QUESTION EVERYTHING …………RESEARCH FOR YOURSELVES ……..MAKE YOUR DOCTORS WORK WITH YOU. NOT DICTATE FEAR BASED DRUG COMPANY PROPAGANDA MASQUERADING AS CARE FOR YOUR HEALTH AT YOU LIKE YOU ARE AN IMBECILE THAT CANT READ AND THINK FOR YOURSELF!!!!!!!!!!!!!!!!

    THANK YOU DOCTOR BRIFFA ………MEDICAL PEOPLE LIKE YOURSELF ARE WORTH THEIR WEIGHT IN GOLD …………even if you don’t always get it right at least your mind is open to explore issues until you find something that works!!!

  63. Deborah 10 March 2012 at 2:43 am #

    This has been been such an interesting week or so for your blog, and having been a low carb eater for so long, I am thrilled that at long last you might be being heard by “people higher up the chain” who just might have some influence on the appalling diet and dietary advice so prevalent in parts of the western world; however the “follow the money” worry tends to dampen my hope! But do keep in for the long haul John.

  64. Norah Ethel Coleman 10 March 2012 at 2:43 am #

    Wonderful article, Dr. Briffa !!! Both my husband and I are type 2 diabetics – which we probably brought upon ourselves by drinking to much sugary beverages and eating too much starchy foods – a typical South American diet. Well, we are the living example that cutting out bad carbs really works. I won´t go into detail but for anyone still in doubt, do it. It works. Thank you Dr. Briffa and “Keep up the good work”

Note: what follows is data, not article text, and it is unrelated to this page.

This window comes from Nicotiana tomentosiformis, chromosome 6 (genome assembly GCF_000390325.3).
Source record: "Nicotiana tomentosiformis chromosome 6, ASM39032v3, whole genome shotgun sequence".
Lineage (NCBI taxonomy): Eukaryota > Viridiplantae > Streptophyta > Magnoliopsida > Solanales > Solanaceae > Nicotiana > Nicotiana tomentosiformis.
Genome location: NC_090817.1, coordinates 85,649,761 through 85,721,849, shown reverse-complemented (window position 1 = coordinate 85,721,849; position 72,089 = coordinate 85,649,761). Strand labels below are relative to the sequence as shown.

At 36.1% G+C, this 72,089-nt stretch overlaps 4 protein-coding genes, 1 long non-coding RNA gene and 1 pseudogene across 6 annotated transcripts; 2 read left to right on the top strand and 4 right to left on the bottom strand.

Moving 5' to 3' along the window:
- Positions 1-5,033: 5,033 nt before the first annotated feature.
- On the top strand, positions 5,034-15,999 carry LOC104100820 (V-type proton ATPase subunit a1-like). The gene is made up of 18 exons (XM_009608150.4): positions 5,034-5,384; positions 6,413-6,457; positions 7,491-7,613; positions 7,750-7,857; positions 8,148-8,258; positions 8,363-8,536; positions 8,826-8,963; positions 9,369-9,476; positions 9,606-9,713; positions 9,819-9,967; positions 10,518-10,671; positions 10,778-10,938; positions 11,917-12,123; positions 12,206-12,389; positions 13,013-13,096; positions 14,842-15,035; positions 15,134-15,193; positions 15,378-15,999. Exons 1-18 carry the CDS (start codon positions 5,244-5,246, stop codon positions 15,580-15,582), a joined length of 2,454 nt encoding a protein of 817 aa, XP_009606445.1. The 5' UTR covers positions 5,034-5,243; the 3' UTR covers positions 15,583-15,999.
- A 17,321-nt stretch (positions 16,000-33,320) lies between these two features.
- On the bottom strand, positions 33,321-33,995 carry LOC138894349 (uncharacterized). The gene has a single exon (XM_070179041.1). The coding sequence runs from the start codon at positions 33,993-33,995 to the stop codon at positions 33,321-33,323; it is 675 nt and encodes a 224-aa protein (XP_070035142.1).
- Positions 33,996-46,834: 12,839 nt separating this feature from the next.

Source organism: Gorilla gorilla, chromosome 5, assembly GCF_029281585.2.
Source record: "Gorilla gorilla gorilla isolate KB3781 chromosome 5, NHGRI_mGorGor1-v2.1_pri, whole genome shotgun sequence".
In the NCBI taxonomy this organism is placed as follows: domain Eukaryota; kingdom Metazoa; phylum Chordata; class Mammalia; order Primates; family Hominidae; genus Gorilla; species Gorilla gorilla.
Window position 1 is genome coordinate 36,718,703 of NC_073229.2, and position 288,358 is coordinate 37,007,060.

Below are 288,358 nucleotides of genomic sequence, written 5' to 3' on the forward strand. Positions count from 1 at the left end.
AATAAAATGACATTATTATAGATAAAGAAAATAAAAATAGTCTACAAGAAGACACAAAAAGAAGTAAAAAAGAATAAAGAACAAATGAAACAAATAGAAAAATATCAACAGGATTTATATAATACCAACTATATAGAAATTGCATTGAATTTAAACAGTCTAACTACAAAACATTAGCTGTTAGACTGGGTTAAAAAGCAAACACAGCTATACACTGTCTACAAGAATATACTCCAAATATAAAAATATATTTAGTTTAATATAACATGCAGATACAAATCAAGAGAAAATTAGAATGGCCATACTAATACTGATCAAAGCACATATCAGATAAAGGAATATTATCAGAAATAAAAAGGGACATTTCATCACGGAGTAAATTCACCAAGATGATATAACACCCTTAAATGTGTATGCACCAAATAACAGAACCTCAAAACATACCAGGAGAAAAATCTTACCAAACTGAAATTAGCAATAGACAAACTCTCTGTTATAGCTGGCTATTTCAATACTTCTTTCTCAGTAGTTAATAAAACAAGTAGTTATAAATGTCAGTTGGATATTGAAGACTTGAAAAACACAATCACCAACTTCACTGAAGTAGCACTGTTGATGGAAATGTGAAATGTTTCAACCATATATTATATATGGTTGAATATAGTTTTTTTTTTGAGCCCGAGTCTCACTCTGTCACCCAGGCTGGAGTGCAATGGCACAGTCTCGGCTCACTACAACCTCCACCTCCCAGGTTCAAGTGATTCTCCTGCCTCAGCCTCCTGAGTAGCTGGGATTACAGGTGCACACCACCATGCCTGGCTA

65. Reijo Laatikainen 10 March 2012 at 12:59 pm #

    There was an extensive meta-analysis in BMJ a couple months ago that showed low intake of fiber being linked to colon cancer in prospective cohort trials. A very recent systematic review in Diabetes Care stated that there is some evidence that low carb diets may have many metabolic advantages while affecting negatively on LDL cholesterol levels. Swedish dietary guidelines for diabetes (2011) fully endorse the use of moderately low carb diet as an alternative for low fat, mediterranean or low GI diet.

  66. DAVID IRETON 11 March 2012 at 3:30 am #

    Thanks Dr Briffa, for another wonderful exposition on the best way to deal with Type 2.
    I was fortunate enough to be selected by Dr Mark Hyman as one of 500 people in a beta group chosen to implement his Blood Sugar Solution — out of 10,000 applicants.
    Anyway, even though I only adopted a “Partial” BSS, the results were dramatic — far lower FBSs, lower weight, lower HbA1C, lower LDL, dropped one of two drugs, disappearance of two chronic physical conditions.
    Please continue your valuable mission!

  67. Ronnie Plant 12 March 2012 at 3:08 pm #

    How can the various health organisations of, which DIABETES UK is one, continue to be registered as charities when many of them have been hijacked by the medical profession? Many of them are now infiltrated by and run by doctors, being backed by some of the giants of the Pharma Chemical Drug Industry. Visit some of their meetings, especially the A.G.Ms, to see the road show also to see what I mean

  68. Jayney Goddard 12 March 2012 at 3:11 pm #

    Superb as always Dr B! Thank you for all the amazing work that you are doing to raise awareness of this horrific scam. Will be covering this in The Complementary Medical Association’s monthly e-newsletter out shortly.

  69. Hilary 14 March 2012 at 11:39 pm #

    Hi Doc